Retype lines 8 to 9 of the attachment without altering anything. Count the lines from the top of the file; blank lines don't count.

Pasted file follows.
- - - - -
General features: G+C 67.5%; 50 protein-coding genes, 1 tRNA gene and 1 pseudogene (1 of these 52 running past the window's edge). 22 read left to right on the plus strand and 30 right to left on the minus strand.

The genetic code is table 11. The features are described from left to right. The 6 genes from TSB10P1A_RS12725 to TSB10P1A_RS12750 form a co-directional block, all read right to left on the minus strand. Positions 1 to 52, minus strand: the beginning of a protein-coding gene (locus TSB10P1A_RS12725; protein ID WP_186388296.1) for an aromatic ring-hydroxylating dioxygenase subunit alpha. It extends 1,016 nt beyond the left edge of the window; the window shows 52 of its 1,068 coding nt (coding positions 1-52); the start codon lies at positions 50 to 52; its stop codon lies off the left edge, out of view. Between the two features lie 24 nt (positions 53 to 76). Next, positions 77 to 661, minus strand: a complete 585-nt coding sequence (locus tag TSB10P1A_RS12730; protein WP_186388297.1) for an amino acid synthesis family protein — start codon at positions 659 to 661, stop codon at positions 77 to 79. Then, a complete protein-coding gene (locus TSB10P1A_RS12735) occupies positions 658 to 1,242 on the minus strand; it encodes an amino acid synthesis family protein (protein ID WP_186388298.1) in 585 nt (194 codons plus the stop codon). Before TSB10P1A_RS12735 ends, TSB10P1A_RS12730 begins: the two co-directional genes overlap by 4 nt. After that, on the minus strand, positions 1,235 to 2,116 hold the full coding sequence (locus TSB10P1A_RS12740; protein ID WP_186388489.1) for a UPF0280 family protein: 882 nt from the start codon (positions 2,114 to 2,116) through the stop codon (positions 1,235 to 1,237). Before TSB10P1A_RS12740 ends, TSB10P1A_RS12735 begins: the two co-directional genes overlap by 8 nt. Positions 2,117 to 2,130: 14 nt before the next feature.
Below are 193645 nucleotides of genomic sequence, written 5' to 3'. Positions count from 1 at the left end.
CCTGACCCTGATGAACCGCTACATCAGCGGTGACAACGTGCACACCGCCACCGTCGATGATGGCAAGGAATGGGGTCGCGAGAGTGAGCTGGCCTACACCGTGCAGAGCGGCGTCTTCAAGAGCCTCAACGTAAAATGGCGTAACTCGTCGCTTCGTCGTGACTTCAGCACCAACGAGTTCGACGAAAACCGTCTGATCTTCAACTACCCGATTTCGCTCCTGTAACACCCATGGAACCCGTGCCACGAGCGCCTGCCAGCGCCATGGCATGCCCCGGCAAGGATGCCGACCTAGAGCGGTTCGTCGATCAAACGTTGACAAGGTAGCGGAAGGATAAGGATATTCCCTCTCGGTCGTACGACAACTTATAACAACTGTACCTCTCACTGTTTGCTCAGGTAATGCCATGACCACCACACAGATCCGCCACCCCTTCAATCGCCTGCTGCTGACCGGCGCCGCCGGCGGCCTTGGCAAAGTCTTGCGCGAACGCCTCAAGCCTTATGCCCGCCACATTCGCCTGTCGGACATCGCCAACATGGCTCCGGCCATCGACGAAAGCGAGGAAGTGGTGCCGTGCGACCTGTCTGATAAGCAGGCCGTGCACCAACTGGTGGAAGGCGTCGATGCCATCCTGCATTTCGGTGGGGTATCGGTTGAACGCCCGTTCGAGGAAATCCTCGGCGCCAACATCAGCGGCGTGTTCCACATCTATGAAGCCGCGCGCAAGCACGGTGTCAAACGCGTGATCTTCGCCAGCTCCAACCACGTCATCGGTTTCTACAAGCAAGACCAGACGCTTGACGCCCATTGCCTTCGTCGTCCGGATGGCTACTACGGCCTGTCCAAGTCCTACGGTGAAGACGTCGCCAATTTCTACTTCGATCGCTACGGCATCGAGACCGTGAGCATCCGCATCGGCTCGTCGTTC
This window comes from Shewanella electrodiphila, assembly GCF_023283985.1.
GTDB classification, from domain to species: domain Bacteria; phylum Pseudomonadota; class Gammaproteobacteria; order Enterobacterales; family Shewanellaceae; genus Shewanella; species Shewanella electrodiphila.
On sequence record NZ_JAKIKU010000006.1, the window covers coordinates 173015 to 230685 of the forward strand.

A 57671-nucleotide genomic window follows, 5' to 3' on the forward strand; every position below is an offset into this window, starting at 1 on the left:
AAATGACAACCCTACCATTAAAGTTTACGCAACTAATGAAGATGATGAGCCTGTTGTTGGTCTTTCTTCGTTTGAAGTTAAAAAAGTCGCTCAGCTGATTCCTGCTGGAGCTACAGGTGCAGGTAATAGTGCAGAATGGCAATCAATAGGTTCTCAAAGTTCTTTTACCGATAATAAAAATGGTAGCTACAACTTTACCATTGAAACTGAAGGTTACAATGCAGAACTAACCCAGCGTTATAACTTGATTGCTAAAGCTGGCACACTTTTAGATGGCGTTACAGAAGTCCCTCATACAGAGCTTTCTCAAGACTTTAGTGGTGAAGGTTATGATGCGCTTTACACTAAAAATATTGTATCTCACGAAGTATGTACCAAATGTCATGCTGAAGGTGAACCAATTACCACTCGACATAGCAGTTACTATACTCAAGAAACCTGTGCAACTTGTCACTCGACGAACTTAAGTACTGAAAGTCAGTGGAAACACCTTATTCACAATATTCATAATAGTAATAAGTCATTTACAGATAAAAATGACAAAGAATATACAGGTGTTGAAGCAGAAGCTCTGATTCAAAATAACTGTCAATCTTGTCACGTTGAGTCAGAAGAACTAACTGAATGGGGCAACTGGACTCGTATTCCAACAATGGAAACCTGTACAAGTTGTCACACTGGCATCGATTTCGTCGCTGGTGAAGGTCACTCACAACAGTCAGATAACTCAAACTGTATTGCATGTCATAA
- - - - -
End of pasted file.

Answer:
A 57671-nucleotide genomic window follows, 5' to 3' on the forward strand; every position below is an offset into this window, starting at 1 on the left:
AAATGACAACCCTACCATTAAAGTTTACGCAACTAATGAAGATGATGAGCCTGTTGTTGGTCTTTCTTCGTTTGAAGTTAAAAAAGTCGCTCAGCTGATTCCTGCTGGAGCTACAGGTGCAGGTAATAGTGCAGAATGGCAATCAATAGGTTCTCAAAGTTCTTTTACCGATAATAAAAATGGTAGCTACAACTTTACCATTGAAACTGAAGGTTACAATGCAGAACTAACCCAGCGTTATAACTTGATTGCTAAAGCTGGCACACTTTTAGATGGCGTTACAGAAGTCCCTCATACAGAGCTTTCTCAAGACTTTAGTGGTGAAGGTTATGATGCGCTTTACACTAAAAATATTGTATCTCACGAAGTATGTACCAAATGTCATGCTGAAGGTGAACCAATTACCACTCGACATAGCAGTTACTATACTCAAGAAACCTGTGCAACTTGTCACTCGACGAACTTAAGTACTGAAAGTCAGTGGAAACACCTTATTCACAATATTCATAATAGTAATAAGTCATTTACAGATAAAAATGACAAAGAATATACAGGTGTTGAAGCAGAAGCTCTGATTCAAAATAACTGTCAATCTTGTCACGTTGAGTCAGAAGAACTAACTGAATGGGGCAACTGGACTCGTATTCCAACAATGGAAACCTGTACAAGTTGTCACACTGGCATCGATTTCGTCGCTGGTGAAGGTCACTCACAACAGTCAGATAACTCAAACTGTATTGCATGTCATAA